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Given

  1. URL of an archive (e.g. a zip file)
  2. Full name (including path) of a file inside that archive

I'm looking for a way (preferably in Java) to create a local copy of that file, without downloading the entire archive first.

From my (limited) understanding it should be possible, though I have no idea how to do that. I've been using TrueZip, since it seems to support a large variety of archive types, but I have doubts about its ability to work in such a way. Does anyone have any experience with that sort of thing?

EDIT: being able to also do that with tarballs and zipped tarballs is also important for me.

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4 Answers 4

up vote 6 down vote accepted

Well, at a minimum, you have to download the portion of the archive up to and including the compressed data of the file you want to extract. That suggests the following solution: open a URLConnection to the archive, get its input stream, wrap it in a ZipInputStream, and repeatedly call getNextEntry() and closeEntry() to iterate through all the entries in the file until you reach the one you want. Then you can read its data using ZipInputStream.read(...).

The Java code would look something like this:

URL url = new URL("http://example.com/path/to/archive");
ZipInputStream zin = new ZipInputStream(url.getInputStream());
ZipEntry ze = zin.getNextEntry();
while (!ze.getName().equals(pathToFile)) {
    zin.closeEntry(); // not sure whether this is necessary
    ze = zin.getNextEntry();
}
byte[] bytes = new byte[ze.getSize()];
zin.read(bytes);

This is, of course, untested.

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Thank you; this seems to work well (bar minor errors), though unfortunately this cannot handle anything but zip archives. –  Oak Jun 27 '10 at 7:21
3  
Well yeah, why do you think it's called ZipInputStream? ;-) If you look around the internet you might be able to find a TarInputStream that you could use roughly the same way - or if not, you could write your own. It'd be easy because tar files aren't compressed, it's basically just a header for each file followed by the file data. (Wikipedia has a description of the format) For gzipped tar archives, Java's standard library has a GZIPInputStream you can use along with the tar stream. –  David Z Jun 27 '10 at 19:59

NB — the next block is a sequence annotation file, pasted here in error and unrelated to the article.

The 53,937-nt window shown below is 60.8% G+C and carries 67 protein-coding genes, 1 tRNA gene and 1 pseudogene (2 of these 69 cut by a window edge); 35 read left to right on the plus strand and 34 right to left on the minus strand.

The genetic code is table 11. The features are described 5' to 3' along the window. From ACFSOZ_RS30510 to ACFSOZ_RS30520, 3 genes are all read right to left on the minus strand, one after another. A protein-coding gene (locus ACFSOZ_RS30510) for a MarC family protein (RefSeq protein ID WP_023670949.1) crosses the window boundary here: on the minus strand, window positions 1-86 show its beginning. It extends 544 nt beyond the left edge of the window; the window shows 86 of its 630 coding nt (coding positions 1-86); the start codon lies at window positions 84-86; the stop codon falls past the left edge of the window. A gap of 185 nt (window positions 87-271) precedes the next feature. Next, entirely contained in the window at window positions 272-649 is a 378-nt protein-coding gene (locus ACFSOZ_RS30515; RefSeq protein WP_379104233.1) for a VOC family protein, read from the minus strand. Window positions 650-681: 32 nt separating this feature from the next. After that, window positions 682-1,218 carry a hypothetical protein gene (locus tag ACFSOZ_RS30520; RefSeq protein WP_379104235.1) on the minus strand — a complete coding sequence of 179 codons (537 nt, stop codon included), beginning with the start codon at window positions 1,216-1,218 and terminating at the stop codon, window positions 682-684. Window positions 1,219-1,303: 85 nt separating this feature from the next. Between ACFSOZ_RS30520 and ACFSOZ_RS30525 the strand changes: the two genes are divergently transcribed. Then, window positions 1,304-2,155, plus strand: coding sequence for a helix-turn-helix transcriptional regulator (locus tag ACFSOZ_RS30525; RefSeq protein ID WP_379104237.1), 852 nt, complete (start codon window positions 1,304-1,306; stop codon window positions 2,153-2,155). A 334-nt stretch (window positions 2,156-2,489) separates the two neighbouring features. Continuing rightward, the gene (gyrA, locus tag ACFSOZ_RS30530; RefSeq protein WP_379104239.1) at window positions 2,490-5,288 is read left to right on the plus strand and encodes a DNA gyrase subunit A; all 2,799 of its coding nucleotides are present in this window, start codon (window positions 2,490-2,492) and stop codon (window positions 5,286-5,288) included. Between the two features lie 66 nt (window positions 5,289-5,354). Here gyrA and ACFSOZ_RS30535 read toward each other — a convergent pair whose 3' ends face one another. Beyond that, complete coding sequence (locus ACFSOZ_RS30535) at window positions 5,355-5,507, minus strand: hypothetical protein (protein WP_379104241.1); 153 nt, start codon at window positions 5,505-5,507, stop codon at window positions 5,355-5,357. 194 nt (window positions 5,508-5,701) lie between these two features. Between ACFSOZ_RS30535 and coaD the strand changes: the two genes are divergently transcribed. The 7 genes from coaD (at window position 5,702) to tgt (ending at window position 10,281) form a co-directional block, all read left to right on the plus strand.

Indeed, Apache has a TarInputStream class :) –  Oak Jun 28 '10 at 7:42

Contrary to the other answers here, I'd like to point out that ZIP entries are compressed individually, so (in theory) you don't need to download anything more than the directory and the entry itself. The server would need to support the Range HTTP header for this to work.

The standard Java API only supports reading ZIP files from local files and input streams. As far as I know there's no provision for reading from random access remote files.

Since you're using TrueZip, I recommend implementing de.schlichtherle.io.rof.ReadOnlyFile using Apache HTTP Client and creating a de.schlichtherle.util.zip.ZipFile with that.

This won't provide any advantage for compressed TAR archives since the entire archive is compressed together (beyond just using an InputStream and killing it when you have your entry).

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Since TrueZIP 7.2, there is a new client API in the module TrueZIP Path. This is an implementation of an NIO.2 FileSystemProvider for JSE 7. Using this API, you can access HTTP URI as follows:

Path path = new TPath(new URI("http://acme.com/download/everything.tar.gz/README.TXT"));
try (InputStream in = Files.newInputStream(path)) {
    // Read archive entry contents here.
    ...
}
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I'm not sure if there's a way to pull out a single file from a ZIP without downloading the whole thing first. But, if you're the one hosting the ZIP file, you could create a Java servlet which reads the ZIP file and returns the requested file in the response:

public class GetFileFromZIPServlet extends HttpServlet{
  @Override
  public void doGet(HttpServletRequest request, HttpServletResponse response)
  throws ServletException, IOException{
    String pathToFile = request.getParameter("pathToFile");

    byte fileBytes[];
    //get the bytes of the file from the ZIP

    //set the appropriate content type, maybe based on the file extension
    response.setContentType("...");

    //write file to the response
    response.getOutputStream().write(fileBytes);
  }
}
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Unfortunately, I am not the one hosting the files... but it is a good point. –  Oak Jun 28 '10 at 7:34

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